We are what we eat. Each day we choose to take words, ideas, yesterday’s regrets, tomorrows problems or God’s daily food into our souls. What if the first thing we did each morning and the last thing before sleeping was to listen to God’s word in a worshipful and prayerful manner? I encourage us all to take part in the Daily Office Lectionary (Year One) on page 934 of the Book of Common Prayer or listen online at http://david.guthrie.net.nz/prayerpage or Google Jesus said, It is the spirit that gives life; the flesh is useless. The words that I have spoken to you are spirit and life (John 6:62-64).
Eating together is more enjoyable than eating alone. We are individuals made to be in community. A farmer recently remarked how important it is to have two or three animals together, be they chickens, sheep or cattle, “the just aren’t as healthy and don’t grow well if they remain alone”, he said. How much more our renewed image of God as “members of the body of Christ,” created for community. I encourage all of us to be committed to weekly worship at our Sunday morning liturgy and stay for time together afterward. Participate is some form of Christian ministry, education or mission with others. Learning occurs as we personally internalize truth and then respond in appropriate action. Come join us on Tuesday evenings from 6-8 PM, or Sunday morning Bible Study at 9 AM or become part of some other ministry or service at St James.
Local and Home-Cooked is best! My father-in-law, a good friend of Roger Dell and a successful food concessionaire said, “Word of mouth is the best advertising you can have.” We have an amazing opportunity right now at St James to live into our Anglican tradition today as we invite others to feast on what God has provided for us of learning, growth and mission in the heart of Fergus Falls, living out “the heart and hands of Christ in community” at St James!
As we reflect on 2014, one year from now, we will never regret what we do in God’s love during this year at St James. Do not hesitate between many opinions, if Jesus is LORD, serve Him today with others of like mind! His Word is really the stuff of life and to do his will, a feast we can celebrate together!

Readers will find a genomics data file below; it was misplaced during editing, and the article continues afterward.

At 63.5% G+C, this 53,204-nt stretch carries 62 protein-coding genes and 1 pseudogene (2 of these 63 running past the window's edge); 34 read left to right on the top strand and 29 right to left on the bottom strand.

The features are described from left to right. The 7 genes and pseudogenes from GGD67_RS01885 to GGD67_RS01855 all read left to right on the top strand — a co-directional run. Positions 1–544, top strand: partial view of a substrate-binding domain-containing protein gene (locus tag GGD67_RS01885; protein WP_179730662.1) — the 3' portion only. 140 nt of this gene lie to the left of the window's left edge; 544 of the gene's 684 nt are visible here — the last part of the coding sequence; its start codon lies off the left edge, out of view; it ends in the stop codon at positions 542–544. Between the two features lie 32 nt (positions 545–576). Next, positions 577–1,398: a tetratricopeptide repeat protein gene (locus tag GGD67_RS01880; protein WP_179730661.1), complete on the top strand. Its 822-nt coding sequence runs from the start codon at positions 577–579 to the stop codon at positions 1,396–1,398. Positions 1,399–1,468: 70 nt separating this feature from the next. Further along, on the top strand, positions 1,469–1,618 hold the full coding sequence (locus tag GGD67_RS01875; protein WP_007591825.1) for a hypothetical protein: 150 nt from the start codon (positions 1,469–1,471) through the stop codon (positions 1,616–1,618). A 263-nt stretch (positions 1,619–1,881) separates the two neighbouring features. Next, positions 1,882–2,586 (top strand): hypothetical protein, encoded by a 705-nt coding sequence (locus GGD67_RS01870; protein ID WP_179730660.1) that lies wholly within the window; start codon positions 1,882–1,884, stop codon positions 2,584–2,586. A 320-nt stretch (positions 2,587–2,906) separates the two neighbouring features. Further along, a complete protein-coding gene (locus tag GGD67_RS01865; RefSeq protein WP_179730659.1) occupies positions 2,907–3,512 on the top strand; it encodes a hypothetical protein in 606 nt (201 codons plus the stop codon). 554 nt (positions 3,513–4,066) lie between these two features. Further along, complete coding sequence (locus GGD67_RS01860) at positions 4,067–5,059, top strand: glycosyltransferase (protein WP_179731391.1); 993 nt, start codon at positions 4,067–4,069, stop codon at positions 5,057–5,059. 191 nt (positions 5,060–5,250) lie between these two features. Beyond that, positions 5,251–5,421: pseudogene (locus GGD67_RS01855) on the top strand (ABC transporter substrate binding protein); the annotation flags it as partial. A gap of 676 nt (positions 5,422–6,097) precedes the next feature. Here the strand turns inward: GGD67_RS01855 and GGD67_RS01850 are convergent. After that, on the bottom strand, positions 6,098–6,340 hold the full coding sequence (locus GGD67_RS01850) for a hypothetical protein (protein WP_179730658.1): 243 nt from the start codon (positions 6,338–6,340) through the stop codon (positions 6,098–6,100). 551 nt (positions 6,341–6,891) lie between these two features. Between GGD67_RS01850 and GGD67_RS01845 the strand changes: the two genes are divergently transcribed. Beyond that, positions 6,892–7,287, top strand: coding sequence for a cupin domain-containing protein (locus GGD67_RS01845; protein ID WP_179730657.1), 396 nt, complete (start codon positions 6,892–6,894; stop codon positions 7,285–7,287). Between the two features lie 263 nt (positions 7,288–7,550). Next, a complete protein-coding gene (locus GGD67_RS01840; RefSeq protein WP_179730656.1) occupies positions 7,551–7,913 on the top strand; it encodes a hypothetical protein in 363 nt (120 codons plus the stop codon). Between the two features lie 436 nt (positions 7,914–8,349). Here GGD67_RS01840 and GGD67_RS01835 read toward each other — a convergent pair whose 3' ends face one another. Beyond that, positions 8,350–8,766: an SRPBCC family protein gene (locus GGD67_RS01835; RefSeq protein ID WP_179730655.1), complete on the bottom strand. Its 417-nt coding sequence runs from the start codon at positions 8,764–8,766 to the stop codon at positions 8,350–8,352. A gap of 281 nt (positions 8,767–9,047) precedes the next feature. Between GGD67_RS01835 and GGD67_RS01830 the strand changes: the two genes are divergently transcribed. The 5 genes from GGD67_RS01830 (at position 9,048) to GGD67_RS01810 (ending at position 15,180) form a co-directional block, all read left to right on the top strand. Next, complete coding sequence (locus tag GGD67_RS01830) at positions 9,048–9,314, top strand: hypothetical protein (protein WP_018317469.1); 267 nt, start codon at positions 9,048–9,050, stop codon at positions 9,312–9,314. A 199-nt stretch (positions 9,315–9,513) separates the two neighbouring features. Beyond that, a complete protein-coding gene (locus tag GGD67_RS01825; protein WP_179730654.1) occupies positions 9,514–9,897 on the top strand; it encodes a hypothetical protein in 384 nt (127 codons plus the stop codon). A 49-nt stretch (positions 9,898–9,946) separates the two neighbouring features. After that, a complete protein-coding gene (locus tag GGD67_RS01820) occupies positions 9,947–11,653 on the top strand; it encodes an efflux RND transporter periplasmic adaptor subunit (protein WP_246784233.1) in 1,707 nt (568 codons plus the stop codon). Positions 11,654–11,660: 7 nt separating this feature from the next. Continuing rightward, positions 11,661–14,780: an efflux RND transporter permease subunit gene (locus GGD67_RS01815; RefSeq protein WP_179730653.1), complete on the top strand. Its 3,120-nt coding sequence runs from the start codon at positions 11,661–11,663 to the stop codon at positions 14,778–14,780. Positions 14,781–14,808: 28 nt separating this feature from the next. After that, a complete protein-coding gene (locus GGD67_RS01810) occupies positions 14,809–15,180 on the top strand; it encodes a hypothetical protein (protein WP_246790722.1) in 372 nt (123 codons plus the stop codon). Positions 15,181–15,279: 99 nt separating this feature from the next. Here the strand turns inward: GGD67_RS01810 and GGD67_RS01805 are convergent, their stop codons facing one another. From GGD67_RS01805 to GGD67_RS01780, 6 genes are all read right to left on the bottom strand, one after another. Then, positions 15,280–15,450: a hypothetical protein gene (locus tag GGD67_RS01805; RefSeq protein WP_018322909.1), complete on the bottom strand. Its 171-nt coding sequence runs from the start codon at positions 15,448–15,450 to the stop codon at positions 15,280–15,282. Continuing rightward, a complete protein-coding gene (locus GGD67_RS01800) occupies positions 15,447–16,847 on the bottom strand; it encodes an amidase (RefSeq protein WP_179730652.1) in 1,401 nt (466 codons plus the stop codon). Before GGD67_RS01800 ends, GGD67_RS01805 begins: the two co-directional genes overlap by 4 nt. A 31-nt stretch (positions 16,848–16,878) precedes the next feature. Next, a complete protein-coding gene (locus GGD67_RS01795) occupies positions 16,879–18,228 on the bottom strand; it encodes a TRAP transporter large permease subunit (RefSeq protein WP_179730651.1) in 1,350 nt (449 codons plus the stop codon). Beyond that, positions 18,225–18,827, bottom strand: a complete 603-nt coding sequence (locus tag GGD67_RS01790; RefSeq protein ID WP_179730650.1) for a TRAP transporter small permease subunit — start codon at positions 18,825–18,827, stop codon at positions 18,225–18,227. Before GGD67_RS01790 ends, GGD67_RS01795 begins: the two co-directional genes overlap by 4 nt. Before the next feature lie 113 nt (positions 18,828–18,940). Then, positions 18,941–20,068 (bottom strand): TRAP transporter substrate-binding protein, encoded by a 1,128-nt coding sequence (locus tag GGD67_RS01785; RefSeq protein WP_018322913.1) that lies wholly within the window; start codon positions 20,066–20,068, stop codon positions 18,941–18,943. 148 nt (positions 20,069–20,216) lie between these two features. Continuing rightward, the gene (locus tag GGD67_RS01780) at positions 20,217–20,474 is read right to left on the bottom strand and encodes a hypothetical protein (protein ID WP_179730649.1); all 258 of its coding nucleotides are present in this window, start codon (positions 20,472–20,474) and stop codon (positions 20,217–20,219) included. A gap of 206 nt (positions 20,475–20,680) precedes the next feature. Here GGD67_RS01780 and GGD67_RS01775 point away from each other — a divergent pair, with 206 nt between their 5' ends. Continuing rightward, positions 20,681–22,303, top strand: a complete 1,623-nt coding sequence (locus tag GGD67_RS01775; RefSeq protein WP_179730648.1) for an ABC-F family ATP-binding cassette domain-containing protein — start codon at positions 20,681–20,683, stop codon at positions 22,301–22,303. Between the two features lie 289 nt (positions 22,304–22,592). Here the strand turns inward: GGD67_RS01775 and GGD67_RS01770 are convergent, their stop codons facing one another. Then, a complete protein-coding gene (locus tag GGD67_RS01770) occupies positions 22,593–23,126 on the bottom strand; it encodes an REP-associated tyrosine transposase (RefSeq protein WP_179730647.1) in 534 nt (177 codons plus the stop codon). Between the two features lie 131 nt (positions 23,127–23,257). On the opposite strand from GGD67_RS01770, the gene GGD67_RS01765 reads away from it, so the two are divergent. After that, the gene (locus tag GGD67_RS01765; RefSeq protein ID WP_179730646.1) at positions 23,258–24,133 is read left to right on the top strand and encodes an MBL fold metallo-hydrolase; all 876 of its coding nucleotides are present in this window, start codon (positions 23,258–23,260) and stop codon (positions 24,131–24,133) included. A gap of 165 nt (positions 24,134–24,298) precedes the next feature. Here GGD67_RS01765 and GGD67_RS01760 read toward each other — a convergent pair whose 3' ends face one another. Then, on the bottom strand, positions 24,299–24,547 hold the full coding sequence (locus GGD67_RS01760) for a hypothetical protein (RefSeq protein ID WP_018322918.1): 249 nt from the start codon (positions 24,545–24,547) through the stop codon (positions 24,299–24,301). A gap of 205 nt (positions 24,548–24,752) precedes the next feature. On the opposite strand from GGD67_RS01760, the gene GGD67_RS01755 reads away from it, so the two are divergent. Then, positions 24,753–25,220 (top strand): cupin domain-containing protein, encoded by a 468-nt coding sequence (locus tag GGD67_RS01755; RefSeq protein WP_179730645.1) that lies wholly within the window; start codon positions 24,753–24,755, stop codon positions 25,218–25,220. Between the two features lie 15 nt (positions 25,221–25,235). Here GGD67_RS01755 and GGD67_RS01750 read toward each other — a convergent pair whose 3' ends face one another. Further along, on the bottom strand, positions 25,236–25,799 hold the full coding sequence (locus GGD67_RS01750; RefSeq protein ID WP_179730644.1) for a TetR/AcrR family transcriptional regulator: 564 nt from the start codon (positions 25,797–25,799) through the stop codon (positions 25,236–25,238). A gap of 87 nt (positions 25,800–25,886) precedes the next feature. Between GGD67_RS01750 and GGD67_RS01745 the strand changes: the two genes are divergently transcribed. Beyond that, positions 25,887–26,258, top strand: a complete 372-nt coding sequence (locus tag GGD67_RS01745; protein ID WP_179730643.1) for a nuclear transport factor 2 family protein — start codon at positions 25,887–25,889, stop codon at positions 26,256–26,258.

Pr. Rod Spidahl
Luke 17:11-19 – Jesus was passing between, literally on the border of Samaria on the south and Galilee on the north. Jesus spent most of his ministry in southern Galilee and he had been to Samaria before—he was not opposed to going into territory other God-followers thought was below them! In Luke 9:53 we learn that he had been rejected by a Samaritan village because he was headed toward Jerusalem (apparently bigotry and dislike for other peoples went both ways in Palestine). His journey would have taken him close to MT Gerizim, the Samaritan holy place and he was going to Jerusalem. James and John wanted to call down a strike of angel-fire on the villages! Jesus acts as the peace-maker and rebukes them. But he is “turned away” and this narrative of Luke is arranged around themes of unlikely people welcoming Jesus or believing in him, while his own people rejected him . . . so we must place the location here closer to Luke 10 as Luke is not intending to write a geographical-chronological account but rather a thematic one. Jesus is on his way to Jerusalem for the last time and may be 50 miles out.
It is curious to find this band of brothers as a company of inappropriate associations, united in their common misery of Hanson’s Disease or Leprosy. This affliction dulls the sensitivity of nerves to heat and cold, pain and bruising so that the loss of fingers and toes occurs because there is no mercy of pain. No way for the brain to tell the limb when to stop reaching toward the fire or to tell the hand “WITHDRAW from the burning hot skillet”. No way in working with rough objects for the skin to get a message to the brain that it is being torn open.